They say when life gives you lemons, make lemonade. If there’s ever been a story of victory over breaking generational chains, and “making lemonade” from sour lemons, it’s Rob Kenney.
The father of two was just 12 years old when his father walked out on their family. One of eight kids, Rob found himself living with his older brother when he was 14. He was forced to navigate his teen years and adulthood without a loving father figure to show him the ropes.
Now that his kids are grown, Rob has turned to YouTube to share the fatherly wisdom and life skills he had to learn on his own.
On his channel, “Dad, How Do I?”, he shares practical “dadvice” for every day tasks. Things that everyday people might ask their own dad, like how to unclog a sink, how to change a tire, or how to properly tie a tie. And you better believe he’s got his fair share of dad jokes to boot!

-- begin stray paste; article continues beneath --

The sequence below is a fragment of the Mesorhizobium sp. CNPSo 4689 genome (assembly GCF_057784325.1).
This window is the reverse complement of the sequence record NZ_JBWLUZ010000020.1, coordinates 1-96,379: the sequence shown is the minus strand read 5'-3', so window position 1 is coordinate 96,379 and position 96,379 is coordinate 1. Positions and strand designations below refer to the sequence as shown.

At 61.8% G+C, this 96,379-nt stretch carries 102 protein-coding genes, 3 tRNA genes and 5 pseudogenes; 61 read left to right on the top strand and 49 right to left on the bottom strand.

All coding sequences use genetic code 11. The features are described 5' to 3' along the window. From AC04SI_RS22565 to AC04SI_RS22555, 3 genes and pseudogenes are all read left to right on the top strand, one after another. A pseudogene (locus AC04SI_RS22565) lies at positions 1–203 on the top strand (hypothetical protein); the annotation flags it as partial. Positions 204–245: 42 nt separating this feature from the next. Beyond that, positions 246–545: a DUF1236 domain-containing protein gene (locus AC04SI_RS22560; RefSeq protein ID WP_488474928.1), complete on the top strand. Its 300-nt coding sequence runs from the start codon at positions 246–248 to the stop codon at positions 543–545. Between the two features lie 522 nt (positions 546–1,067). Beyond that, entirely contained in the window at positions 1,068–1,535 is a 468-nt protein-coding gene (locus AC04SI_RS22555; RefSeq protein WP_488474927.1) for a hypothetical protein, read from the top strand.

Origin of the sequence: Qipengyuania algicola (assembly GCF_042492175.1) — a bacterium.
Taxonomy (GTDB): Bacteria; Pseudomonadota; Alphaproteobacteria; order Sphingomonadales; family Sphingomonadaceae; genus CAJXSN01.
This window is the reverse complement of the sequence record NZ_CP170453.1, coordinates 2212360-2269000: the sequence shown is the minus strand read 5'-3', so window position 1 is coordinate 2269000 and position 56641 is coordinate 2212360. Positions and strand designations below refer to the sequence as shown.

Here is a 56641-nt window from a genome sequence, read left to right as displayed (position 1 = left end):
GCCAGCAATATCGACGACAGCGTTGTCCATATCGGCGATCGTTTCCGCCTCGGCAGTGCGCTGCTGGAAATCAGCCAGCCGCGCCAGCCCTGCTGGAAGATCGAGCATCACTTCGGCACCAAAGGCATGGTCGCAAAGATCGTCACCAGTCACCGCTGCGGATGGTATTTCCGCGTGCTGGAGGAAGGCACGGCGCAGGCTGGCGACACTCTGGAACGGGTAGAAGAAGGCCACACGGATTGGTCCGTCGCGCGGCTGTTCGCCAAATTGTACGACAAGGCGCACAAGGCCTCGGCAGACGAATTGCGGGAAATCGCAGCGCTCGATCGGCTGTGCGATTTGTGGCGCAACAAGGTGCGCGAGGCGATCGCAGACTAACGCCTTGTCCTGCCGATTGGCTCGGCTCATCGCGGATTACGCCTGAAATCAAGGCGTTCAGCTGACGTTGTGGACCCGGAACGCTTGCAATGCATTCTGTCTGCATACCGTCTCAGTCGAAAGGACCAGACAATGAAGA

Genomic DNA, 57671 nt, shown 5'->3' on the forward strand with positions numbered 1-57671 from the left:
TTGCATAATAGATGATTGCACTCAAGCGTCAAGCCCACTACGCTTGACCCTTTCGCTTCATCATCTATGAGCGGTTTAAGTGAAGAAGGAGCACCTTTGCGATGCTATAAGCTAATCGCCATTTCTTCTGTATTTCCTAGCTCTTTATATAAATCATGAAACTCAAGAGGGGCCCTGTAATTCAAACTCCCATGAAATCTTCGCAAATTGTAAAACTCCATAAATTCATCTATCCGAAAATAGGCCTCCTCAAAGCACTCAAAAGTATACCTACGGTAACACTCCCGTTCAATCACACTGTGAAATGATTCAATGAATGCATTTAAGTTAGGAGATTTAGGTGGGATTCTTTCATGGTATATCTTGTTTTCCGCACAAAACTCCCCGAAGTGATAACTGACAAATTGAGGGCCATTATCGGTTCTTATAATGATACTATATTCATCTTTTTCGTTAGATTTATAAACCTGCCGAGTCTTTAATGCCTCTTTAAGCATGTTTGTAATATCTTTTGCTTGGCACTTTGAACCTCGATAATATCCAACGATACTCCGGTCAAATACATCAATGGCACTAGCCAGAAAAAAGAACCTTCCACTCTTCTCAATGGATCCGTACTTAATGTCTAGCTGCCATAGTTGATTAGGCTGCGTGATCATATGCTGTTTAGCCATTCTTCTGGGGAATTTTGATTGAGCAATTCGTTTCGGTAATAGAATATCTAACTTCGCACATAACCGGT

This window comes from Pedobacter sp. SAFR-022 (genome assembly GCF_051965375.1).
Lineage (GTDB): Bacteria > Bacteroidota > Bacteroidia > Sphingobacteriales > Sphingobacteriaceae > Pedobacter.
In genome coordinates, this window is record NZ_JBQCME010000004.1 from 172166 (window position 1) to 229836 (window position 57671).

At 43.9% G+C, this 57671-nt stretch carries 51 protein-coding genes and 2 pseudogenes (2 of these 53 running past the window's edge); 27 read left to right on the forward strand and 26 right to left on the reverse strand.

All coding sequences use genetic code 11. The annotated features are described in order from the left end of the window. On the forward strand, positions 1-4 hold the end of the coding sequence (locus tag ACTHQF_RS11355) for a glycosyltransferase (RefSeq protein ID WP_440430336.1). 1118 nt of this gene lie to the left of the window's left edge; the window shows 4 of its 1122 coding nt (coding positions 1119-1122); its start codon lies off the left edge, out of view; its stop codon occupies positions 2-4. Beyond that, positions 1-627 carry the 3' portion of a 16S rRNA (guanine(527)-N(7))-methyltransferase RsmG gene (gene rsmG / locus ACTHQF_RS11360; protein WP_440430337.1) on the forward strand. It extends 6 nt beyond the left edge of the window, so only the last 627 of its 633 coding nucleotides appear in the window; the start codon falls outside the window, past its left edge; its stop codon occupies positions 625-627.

The videos were something Rob said he’s always wanted to do — share important lessons that aren’t taught in high school — but he never could find the time. When the coronavirus pandemic forced the world to stay home for a while, he finally took the plunge.
With the help of his 27-year-old daughter, Kristine, who calls him with questions on “adulting” all the time, Rob’s weekly “how-to” videos have quickly grown in popularity.
“I want it to be about everyday tasks, but I also would like to pass along some of the wisdom I’ve learned along the way to encourage people,” Rob told Shattered Magazine.
“I thought I was just going to be showing people how to do stuff, but it’s kind of resonating on a whole different level.”
Rob had always wanted to leave a legacy—particularly for those who struggle with a broken home or absent parent. Having broken the pattern of generational chains in his own life, he wanted to be there for others in his shoes.
“My goal in my life was to raise good adults,” Rob said. “I never wanted to be wealthy. I never wanted to be necessarily successful. My goal in life was to raise good adults — not good children but good adults — because I had a fractured childhood.”
After his parents divorced, Rob says his father won the raging custody battle, but was “done” with having kids.
“He got custody of us, but he didn’t really want us,” Rob said.